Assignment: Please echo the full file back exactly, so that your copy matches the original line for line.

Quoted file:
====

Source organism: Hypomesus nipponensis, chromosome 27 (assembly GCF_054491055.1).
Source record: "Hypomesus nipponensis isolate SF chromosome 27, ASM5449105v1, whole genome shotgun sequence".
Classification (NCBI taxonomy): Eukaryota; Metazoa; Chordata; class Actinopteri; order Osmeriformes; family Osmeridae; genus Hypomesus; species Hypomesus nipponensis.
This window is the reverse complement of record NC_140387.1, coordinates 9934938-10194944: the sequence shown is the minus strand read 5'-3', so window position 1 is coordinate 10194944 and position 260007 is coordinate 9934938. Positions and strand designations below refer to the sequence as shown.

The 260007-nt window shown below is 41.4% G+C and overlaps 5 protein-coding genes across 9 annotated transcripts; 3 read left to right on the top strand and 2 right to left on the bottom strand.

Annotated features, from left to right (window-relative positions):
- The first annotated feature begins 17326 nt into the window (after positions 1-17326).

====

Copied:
Source organism: Hypomesus nipponensis, chromosome 27 (assembly GCF_054491055.1).
Source record: "Hypomesus nipponensis isolate SF chromosome 27, ASM5449105v1, whole genome shotgun sequence".
Classification (NCBI taxonomy): Eukaryota; Metazoa; Chordata; class Actinopteri; order Osmeriformes; family Osmeridae; genus Hypomesus; species Hypomesus nipponensis.
This window is the reverse complement of record NC_140387.1, coordinates 9934938-10194944: the sequence shown is the minus strand read 5'-3', so window position 1 is coordinate 10194944 and position 260007 is coordinate 9934938. Positions and strand designations below refer to the sequence as shown.

The 260007-nt window shown below is 41.4% G+C and overlaps 5 protein-coding genes across 9 annotated transcripts; 3 read left to right on the top strand and 2 right to left on the bottom strand.

Annotated features, from left to right (window-relative positions):
- The first annotated feature begins 17326 nt into the window (after positions 1-17326).